Stagecoach has said more people boarded its buses this summer, after posting a 4% rise in revenues from regional services.The Perth-based group reported a 0.9% rise in passenger volumes outside London in the 12 weeks to 20 July.It says revenues earned directly from fare-paying passengers contributed most to the UK bus division’s growth rate.Concessionary, contract, tendered and school revenues also continued to grow.The company said about 2.8 million passenger journeys are now made on Stagecoach buses across the UK each day.Revenues from Stagecoach’s UK rail operations, including South West Trains and East Midlands Trains, rose by 4.9% over the 12-week period.The company is in discussions with the Department for Transport over extensions to its South West and East Midlands franchises, although a decision is not expected until after next year’s general election.Stagecoach also has a 49% shareholding in Virgin Rail, which runs the West Coast franchise.The company said in a statement: â€œAlthough there are a number of challenges to growing profit in the year ending 30 April 2015, overall current trading is satisfactory and we remain on course to meet our expectations for the year.â€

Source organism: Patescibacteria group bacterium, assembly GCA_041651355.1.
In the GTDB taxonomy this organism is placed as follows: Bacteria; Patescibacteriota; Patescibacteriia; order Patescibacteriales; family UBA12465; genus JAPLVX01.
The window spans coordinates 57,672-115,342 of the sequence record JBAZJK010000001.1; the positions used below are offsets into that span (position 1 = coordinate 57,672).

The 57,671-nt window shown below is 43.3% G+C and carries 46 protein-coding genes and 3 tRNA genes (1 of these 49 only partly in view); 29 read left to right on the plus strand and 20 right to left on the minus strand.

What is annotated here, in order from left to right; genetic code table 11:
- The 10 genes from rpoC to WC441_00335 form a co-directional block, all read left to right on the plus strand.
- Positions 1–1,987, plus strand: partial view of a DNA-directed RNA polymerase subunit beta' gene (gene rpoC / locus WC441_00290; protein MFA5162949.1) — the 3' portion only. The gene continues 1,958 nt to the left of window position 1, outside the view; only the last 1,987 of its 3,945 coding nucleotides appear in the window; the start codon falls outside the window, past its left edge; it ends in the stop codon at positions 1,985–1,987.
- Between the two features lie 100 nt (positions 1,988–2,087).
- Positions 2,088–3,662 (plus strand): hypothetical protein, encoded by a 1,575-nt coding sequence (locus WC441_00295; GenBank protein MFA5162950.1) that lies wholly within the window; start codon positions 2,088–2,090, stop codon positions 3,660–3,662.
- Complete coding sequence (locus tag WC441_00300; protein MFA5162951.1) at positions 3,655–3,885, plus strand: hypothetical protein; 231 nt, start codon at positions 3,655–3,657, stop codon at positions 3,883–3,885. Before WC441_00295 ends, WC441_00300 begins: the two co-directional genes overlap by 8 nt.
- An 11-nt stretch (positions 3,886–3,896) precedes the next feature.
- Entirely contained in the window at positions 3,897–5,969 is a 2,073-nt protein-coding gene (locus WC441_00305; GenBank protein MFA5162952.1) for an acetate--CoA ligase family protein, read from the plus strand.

Month: April 2021
Warwickshire operator Ridleys Coaches has taken delivery of a pair of Volvo B8Rs with 57-seat Panther bodywork, supplied by Plaxton (01909 551166).Says Director Jordan Ridley: “I have always liked the Panther and the new B8R brings an added dimension. It combines a proven track record with a stylish, modern look and an interior finish that is second to none. The coaches are already proving hits with drivers and passengers.”Both vehicles are powered by the Euro 6 D8K engine coupled to I-Shift automated transmission, and they have toilet, fridge and servery facilities.